Display: 5.0 inch, Full HD 1080p
CPU: Qualcomm 2.5GHz Snapdragon 801 quad-core CPU*
Memory: Total storage: 16GB - RAM: 2GB
Primary Rear Camera: HTC 4MP UltraPixel camera
Secondary Rear Camera: Captures depth information
Front Camera: 5MP
Battery Capacity: 2600 mAh
OS: AndroidOS v4.4 (KitKat) - upgrade to AndroidOS 5.0 (Lollipop)
Communications: WiFi, NFC, Bluetooth, 3G, 4G
NOTE: Some units may use the 2.3GHz version of this CPU.
It's not often I get a chance to really put a leading smartphone through its paces. That kind of testing takes at least a month if you want to explore how it works in a wide range of situations. Heck, in some cases it has taken over a week just to migrate all the data over from one to another... not so with the HTC One M8! Utilising a dinky little Android app, I was able to extract all the data, apps, settings, contacts, ringtones and personalisations off my Samsung Advance (PO)S and into the M8 in under 5 minutes via Bluetooth. For a 'first impressions' situation, I couldn't have asked for a more stunning start!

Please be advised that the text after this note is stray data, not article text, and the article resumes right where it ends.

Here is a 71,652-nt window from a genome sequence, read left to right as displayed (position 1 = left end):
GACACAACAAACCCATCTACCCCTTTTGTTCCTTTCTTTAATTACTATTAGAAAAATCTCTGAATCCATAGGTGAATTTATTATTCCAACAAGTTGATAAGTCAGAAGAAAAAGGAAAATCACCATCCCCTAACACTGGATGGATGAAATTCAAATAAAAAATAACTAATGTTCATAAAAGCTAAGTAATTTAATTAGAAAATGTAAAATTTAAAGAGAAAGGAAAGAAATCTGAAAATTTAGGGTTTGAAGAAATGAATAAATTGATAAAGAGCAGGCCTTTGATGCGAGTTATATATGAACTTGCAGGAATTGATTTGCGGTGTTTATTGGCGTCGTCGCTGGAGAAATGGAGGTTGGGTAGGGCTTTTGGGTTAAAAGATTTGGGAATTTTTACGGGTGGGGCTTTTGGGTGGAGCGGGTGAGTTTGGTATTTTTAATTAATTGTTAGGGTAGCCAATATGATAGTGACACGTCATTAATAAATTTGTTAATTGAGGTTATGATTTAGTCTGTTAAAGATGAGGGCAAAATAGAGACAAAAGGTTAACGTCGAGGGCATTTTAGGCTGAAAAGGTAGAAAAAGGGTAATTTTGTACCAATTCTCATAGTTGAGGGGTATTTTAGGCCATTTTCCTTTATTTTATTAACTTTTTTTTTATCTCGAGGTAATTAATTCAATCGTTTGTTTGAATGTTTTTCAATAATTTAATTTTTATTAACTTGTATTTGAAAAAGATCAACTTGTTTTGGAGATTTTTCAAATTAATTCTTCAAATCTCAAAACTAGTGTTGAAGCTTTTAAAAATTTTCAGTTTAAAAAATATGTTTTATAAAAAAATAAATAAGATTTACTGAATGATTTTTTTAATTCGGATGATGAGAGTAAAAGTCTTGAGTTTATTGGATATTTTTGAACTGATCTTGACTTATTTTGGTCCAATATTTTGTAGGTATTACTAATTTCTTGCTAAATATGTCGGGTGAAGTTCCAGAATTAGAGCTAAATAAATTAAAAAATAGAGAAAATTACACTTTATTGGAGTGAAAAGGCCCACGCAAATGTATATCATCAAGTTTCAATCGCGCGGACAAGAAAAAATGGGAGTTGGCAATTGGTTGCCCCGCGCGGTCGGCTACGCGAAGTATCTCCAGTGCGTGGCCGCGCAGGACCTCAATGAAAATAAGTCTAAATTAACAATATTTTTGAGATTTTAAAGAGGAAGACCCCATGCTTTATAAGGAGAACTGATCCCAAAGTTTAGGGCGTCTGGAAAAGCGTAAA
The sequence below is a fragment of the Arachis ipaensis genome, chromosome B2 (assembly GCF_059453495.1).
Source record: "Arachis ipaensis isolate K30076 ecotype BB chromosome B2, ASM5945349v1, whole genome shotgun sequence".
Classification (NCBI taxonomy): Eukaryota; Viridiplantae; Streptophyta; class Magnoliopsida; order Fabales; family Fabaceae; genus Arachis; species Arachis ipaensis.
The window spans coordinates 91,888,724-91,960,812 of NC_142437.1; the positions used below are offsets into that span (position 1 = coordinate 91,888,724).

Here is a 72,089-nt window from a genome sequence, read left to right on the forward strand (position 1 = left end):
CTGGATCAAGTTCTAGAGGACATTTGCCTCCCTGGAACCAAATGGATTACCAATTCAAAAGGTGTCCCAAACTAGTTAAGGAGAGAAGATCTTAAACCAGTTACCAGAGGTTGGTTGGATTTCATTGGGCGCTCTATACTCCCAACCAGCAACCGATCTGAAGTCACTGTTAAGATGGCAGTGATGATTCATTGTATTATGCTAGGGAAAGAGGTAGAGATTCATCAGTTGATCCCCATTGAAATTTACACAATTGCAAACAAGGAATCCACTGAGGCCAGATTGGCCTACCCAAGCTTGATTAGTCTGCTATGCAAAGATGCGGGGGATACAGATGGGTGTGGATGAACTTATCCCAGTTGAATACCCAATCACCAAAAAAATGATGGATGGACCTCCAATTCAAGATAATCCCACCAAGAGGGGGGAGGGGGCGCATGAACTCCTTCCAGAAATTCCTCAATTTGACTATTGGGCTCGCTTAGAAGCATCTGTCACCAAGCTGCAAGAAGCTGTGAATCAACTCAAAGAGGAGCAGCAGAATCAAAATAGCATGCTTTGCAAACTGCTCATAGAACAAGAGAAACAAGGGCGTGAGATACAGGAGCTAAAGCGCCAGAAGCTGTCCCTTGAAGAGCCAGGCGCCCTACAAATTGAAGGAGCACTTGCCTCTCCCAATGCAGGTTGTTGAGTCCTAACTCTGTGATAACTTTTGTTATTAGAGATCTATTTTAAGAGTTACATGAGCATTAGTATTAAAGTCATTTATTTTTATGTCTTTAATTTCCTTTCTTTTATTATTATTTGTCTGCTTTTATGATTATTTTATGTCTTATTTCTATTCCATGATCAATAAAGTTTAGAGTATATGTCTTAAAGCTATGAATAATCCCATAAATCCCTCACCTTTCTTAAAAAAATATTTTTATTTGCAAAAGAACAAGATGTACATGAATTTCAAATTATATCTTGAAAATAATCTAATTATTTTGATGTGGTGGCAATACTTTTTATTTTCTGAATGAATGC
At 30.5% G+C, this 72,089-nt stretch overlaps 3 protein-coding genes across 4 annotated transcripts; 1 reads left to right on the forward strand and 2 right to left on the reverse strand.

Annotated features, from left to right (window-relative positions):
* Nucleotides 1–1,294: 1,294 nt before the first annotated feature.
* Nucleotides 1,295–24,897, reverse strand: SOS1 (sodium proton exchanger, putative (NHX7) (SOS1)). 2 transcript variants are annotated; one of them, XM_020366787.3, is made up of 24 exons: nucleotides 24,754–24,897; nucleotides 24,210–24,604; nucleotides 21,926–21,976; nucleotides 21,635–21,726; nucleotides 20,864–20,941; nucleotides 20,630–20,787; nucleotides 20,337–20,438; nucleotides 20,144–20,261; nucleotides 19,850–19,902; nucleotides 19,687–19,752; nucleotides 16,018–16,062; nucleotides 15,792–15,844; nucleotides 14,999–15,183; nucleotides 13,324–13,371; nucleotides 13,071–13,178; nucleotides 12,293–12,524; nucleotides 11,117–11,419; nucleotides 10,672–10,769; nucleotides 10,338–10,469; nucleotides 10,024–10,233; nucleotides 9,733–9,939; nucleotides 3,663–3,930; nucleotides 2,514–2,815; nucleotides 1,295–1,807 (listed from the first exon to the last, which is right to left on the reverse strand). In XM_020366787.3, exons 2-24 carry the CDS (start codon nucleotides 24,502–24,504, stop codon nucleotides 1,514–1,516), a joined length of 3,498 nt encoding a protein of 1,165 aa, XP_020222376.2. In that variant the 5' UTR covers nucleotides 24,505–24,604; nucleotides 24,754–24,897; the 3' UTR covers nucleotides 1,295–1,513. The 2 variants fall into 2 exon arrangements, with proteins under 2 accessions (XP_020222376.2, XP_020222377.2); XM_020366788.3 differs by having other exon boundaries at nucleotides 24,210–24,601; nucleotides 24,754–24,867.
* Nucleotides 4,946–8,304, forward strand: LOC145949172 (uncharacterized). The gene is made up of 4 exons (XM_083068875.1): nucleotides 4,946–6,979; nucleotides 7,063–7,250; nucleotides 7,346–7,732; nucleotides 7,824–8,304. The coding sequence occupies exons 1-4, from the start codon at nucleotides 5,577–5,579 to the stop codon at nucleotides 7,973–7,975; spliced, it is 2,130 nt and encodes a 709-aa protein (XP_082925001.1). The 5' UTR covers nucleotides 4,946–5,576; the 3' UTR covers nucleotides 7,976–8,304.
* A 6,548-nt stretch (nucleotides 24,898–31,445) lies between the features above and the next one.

Naturally, when migrating across brands, a few adjustments needed to be made. Migrating from one brand-specific app to another brand-specific app required some tweaking of settings, but by the end of it I had my new phone working just how I wanted it within 2 hours, far FAR less than it usually takes. And to be fair, most of that 2hrs was spent exploring new features and options not available under Samsung's version of the OS, so if I had to nail down "time actually spent setting up the phone" I would have to point more towards half an hour tops, maybe 25 minutes.